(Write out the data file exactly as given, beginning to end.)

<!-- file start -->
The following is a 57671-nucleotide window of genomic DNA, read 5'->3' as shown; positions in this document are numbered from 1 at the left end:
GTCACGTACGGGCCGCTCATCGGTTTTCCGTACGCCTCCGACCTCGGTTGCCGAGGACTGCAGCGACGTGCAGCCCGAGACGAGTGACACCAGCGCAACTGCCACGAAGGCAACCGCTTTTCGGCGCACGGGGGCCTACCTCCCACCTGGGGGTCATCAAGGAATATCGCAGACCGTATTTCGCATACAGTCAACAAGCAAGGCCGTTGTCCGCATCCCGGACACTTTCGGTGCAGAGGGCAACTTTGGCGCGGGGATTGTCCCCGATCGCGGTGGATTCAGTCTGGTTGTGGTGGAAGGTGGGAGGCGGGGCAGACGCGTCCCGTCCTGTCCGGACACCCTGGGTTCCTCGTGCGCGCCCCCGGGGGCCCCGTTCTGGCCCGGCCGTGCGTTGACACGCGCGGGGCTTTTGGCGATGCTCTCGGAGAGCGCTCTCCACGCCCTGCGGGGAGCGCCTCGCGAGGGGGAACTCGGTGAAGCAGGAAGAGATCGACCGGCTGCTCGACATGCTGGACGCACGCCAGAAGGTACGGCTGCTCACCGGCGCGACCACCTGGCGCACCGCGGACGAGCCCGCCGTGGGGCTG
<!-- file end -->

The following is a 57671-nucleotide window of genomic DNA, read 5'->3' as shown; positions in this document are numbered from 1 at the left end:
GTCACGTACGGGCCGCTCATCGGTTTTCCGTACGCCTCCGACCTCGGTTGCCGAGGACTGCAGCGACGTGCAGCCCGAGACGAGTGACACCAGCGCAACTGCCACGAAGGCAACCGCTTTTCGGCGCACGGGGGCCTACCTCCCACCTGGGGGTCATCAAGGAATATCGCAGACCGTATTTCGCATACAGTCAACAAGCAAGGCCGTTGTCCGCATCCCGGACACTTTCGGTGCAGAGGGCAACTTTGGCGCGGGGATTGTCCCCGATCGCGGTGGATTCAGTCTGGTTGTGGTGGAAGGTGGGAGGCGGGGCAGACGCGTCCCGTCCTGTCCGGACACCCTGGGTTCCTCGTGCGCGCCCCCGGGGGCCCCGTTCTGGCCCGGCCGTGCGTTGACACGCGCGGGGCTTTTGGCGATGCTCTCGGAGAGCGCTCTCCACGCCCTGCGGGGAGCGCCTCGCGAGGGGGAACTCGGTGAAGCAGGAAGAGATCGACCGGCTGCTCGACATGCTGGACGCACGCCAGAAGGTACGGCTGCTCACCGGCGCGACCACCTGGCGCACCGCGGACGAGCCCGCCGTGGGGCTG